I don't think so. If circumstances hadn't dictated my current situation I probably wouldn't have stopped watching TV completely either.

My backup plan, if I had managed to acquire decent TV reception again, was to stop watching live television and instead record everything and watch it the next day. That would have worked quite well also I think. You wouldn't bother setting the video for anything but the best programs and you could fast forward through all the commercials. From what I understand TIVO recorders are good for this too but they aren't commonly available here in Australia.

So has giving up TV worked for you?

On the whole yes it has. It hasn't been a magic bullet, I can still find plenty of ways to procrastinate, but the biggest and easiest source of procrastination has been eliminated from my day. As to whether I'll start watching TV again when I've made my fortune I'm not sure. I probably will but I don't think I'll ever become such a slave to the idiot box again.


At 11:07 PM, Blogger Daren Thomas said...

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At 11:07 PM, Blogger Daren Thomas said...

I grew up addicted to tv. Now, I don't even own one. Allthough I can remember being bored half of my childhood, I am never bored now. I don't zap channels. I don't switch it on and go "oh no! there's nothing interesting on!" if fact: I doubt I'd have the time to watch television _and_ do all the fun stuff I do in the real world!

But I do rent DVDs I watch on my laptop and I do go to the cinema... I get to choose the movies I really want to watch, _when_ I want to watch them :)

Besides: TV was junk anyways!

Apropos news: I found I had to quit reading the newspaper too, since all they talk about is who got killed (how, where, pics of the corps included) and other horrible stories I just don't need to know. I have found ways to stay informed on important (political, social, demographic) issues and move on with life.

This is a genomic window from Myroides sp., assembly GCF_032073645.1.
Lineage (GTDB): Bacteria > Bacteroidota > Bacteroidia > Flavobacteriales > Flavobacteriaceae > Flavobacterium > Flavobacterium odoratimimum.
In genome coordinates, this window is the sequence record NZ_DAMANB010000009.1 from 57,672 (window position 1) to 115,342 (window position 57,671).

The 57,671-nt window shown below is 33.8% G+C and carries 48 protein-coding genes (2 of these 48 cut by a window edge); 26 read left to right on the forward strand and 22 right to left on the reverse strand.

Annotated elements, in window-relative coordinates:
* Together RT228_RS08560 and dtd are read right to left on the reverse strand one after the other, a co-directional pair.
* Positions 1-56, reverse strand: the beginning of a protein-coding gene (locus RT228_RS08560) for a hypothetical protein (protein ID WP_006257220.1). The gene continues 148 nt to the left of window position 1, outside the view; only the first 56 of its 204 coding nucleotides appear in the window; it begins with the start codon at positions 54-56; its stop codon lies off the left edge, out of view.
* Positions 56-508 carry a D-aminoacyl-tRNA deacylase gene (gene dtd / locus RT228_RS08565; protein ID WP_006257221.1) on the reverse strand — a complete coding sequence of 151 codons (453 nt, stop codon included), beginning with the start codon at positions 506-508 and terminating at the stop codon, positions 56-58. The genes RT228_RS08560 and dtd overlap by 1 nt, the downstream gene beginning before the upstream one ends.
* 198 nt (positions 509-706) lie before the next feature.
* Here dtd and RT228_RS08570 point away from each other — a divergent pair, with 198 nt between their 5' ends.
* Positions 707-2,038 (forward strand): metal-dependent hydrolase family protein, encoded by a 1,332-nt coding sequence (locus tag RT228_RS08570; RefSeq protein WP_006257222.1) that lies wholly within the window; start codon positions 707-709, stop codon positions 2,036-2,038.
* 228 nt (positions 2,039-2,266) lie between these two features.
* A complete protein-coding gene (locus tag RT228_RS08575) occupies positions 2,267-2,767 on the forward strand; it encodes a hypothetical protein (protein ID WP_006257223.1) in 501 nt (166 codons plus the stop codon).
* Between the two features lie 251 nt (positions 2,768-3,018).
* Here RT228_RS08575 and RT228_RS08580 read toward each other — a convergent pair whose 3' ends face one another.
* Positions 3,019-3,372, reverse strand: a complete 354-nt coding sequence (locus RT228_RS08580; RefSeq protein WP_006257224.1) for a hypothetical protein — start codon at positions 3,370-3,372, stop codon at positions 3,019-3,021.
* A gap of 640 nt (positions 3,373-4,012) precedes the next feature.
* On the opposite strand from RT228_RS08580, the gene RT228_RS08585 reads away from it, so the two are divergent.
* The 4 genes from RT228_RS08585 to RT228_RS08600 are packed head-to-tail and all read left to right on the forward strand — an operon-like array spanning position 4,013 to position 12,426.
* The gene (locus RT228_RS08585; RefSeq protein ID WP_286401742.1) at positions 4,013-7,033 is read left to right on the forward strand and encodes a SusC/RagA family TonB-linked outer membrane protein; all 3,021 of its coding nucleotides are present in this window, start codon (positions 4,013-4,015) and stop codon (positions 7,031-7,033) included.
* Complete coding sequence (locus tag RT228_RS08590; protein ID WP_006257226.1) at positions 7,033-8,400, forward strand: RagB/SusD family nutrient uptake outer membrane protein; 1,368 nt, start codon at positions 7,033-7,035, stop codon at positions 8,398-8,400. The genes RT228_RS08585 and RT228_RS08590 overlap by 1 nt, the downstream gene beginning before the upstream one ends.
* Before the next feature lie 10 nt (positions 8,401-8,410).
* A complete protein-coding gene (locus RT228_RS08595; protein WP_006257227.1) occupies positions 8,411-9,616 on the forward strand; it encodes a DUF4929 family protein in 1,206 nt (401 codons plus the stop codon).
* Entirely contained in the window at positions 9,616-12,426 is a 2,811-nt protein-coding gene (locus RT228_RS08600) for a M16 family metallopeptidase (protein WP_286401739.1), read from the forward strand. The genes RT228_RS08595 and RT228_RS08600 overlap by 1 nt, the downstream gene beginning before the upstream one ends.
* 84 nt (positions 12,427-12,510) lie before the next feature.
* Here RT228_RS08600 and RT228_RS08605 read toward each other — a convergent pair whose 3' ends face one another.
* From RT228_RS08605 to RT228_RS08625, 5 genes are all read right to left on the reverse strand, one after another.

All this junk in tv and the newspapers clutter up your mind. They make you unhappy. They make you less productive. They make you want more! But seriously: Who really wants to be addicted to all those horrible stories?

At 11:19 PM, Blogger Lachlan said...

I understand what you're saying about horrific news stories but I think it's still important to read and listen to them.

I hope it never happens but one day you or I may be the subject of one of those horrific news stories. In those circumstances I'm sure we'd want other people to take an interest in our plight.

Thanks for your comments Daren. They're much appreciated.

At 6:16 AM, Anonymous Anonymous said...

Just a simple advise from a person who has moved form an office to working at home 2 years ago.

Simply remocing TV or any other distraciton won't really help in self-motivation. To make it really work the only thing you need to do is to work according to a plan. Working in office forces the working hours on you, but working at home does not.

So, you only need to decide your on your working hours and work just like you work in the office. Don't allow any one to call you anywhere (because you are working!), don't watch TV.

But after your working day is over do whatever you want - watch TV, go out with friends. Sticking with the plan may be quite hard at first, but then you should get used to it (and others around you would too).

You don't have to limit yourself in entertainment, just leave only evening/weekends for it, don't allow yourself to do anything not work related during working hours.